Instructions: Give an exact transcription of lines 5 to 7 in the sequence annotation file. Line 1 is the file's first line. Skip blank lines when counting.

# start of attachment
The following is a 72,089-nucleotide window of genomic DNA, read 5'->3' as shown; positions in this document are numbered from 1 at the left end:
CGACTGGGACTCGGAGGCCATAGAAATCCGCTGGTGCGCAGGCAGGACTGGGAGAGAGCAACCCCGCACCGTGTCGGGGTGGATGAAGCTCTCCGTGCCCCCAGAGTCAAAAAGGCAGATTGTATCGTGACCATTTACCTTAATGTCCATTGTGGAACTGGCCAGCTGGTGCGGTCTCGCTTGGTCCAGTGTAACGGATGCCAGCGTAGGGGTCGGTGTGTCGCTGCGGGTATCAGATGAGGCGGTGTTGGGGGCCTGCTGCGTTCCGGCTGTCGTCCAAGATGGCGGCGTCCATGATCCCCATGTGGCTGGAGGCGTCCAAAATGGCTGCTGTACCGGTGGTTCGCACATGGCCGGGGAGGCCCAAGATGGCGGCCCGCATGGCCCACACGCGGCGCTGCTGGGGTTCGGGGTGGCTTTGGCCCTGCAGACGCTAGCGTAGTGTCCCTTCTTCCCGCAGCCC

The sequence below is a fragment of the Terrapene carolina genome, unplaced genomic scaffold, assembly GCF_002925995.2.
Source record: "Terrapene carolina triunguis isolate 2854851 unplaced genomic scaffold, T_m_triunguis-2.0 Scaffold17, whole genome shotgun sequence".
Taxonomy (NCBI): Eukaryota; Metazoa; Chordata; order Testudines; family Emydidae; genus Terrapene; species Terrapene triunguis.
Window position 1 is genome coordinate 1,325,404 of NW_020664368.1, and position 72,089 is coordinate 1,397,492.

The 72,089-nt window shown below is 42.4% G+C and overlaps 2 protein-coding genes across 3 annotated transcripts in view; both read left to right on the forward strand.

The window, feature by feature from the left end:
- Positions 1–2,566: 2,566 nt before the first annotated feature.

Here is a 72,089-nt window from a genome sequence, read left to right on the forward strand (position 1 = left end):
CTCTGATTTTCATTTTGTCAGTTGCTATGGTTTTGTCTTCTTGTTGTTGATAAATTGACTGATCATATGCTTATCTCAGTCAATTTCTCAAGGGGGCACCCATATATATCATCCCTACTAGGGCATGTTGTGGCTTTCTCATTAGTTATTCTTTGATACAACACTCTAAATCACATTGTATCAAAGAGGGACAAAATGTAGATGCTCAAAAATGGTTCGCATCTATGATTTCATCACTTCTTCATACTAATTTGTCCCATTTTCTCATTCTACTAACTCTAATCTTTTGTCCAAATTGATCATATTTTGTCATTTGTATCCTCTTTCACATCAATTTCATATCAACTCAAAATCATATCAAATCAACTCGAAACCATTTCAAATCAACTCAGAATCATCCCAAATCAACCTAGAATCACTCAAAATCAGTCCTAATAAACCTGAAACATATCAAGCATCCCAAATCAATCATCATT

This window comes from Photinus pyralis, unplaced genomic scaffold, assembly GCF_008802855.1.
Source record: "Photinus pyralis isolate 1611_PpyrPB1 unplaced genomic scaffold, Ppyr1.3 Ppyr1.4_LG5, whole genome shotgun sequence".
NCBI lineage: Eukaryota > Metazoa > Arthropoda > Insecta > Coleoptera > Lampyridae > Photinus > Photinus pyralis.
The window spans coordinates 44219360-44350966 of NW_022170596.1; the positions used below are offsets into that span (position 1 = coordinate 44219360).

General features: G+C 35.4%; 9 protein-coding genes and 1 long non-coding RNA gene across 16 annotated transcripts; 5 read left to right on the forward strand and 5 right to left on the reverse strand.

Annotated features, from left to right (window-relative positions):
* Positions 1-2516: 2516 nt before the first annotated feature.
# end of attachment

Taxonomy (NCBI): Eukaryota; Metazoa; Chordata; order Testudines; family Emydidae; genus Terrapene; species Terrapene triunguis.
Window position 1 is genome coordinate 1,325,404 of NW_020664368.1, and position 72,089 is coordinate 1,397,492.

The 72,089-nt window shown below is 42.4% G+C and overlaps 2 protein-coding genes across 3 annotated transcripts in view; both read left to right on the forward strand.